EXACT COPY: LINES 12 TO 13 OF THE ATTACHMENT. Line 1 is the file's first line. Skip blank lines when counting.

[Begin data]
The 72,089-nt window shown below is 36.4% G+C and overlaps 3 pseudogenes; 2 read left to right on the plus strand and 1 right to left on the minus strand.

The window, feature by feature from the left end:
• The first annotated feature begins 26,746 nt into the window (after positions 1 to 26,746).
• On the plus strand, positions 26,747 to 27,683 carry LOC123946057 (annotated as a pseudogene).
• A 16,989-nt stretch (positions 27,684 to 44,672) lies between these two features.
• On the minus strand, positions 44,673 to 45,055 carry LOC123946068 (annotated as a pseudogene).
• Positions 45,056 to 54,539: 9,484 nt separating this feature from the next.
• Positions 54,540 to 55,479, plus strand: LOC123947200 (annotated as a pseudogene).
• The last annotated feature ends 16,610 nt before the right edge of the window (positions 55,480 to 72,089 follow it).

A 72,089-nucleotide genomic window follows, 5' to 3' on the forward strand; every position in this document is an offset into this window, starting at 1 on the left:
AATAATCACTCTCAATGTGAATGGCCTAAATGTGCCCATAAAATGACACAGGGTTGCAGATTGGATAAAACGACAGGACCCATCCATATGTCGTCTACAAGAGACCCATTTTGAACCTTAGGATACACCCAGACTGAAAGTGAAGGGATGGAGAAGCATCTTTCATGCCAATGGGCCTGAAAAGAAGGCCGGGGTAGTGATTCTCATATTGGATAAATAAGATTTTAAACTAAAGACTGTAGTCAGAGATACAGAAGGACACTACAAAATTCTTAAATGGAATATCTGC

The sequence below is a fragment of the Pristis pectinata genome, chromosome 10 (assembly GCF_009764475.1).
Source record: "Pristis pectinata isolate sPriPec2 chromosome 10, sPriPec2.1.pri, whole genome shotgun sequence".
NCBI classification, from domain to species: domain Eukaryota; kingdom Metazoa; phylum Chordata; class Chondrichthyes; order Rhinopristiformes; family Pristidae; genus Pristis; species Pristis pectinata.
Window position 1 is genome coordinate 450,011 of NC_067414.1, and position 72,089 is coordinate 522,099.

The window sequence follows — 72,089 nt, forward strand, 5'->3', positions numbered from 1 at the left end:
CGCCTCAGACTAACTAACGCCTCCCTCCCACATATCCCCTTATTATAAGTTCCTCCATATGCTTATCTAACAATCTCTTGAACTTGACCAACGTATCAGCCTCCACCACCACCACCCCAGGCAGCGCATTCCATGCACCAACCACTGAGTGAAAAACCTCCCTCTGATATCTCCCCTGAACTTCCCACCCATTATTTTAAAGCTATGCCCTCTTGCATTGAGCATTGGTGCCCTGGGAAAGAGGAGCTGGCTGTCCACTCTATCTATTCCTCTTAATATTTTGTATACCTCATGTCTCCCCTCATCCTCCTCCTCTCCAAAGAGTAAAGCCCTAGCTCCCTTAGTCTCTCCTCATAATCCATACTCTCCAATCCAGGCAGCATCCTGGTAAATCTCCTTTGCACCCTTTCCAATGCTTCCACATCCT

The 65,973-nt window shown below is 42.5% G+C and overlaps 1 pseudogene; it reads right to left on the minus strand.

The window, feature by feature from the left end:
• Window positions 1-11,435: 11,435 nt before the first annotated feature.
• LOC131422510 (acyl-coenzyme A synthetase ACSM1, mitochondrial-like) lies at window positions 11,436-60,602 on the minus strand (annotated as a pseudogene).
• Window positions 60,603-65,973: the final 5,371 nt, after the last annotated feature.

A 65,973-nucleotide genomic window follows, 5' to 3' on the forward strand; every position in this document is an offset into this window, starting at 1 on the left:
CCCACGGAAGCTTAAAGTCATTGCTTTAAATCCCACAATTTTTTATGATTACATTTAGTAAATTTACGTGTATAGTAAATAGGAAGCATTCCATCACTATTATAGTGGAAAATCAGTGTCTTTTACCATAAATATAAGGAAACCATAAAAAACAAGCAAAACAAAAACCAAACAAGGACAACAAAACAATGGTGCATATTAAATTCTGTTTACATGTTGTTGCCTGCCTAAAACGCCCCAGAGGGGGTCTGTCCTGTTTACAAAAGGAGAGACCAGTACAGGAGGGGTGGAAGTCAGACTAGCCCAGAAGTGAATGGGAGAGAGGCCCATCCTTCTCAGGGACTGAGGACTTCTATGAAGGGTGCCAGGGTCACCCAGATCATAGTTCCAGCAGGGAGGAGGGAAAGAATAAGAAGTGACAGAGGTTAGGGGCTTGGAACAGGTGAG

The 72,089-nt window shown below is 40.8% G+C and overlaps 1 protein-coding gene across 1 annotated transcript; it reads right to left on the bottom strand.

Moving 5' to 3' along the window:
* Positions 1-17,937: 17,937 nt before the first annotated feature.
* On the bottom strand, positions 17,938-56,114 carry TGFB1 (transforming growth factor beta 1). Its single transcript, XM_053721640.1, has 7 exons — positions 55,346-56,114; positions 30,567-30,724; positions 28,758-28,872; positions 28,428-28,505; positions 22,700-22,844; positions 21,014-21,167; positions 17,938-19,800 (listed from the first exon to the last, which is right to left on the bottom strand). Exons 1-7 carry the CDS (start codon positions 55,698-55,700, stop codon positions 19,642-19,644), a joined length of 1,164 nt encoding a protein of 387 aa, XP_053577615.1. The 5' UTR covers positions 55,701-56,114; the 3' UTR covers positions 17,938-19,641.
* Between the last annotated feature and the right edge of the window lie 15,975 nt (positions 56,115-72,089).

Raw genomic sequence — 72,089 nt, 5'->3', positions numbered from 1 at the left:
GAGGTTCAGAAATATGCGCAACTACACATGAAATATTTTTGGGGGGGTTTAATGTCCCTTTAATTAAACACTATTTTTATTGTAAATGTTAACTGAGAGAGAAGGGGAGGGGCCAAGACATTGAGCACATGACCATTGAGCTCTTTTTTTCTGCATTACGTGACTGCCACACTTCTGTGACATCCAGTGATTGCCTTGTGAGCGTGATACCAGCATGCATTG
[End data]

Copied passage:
The sequence below is a fragment of the Pristis pectinata genome, chromosome 10 (assembly GCF_009764475.1).
Source record: "Pristis pectinata isolate sPriPec2 chromosome 10, sPriPec2.1.pri, whole genome shotgun sequence".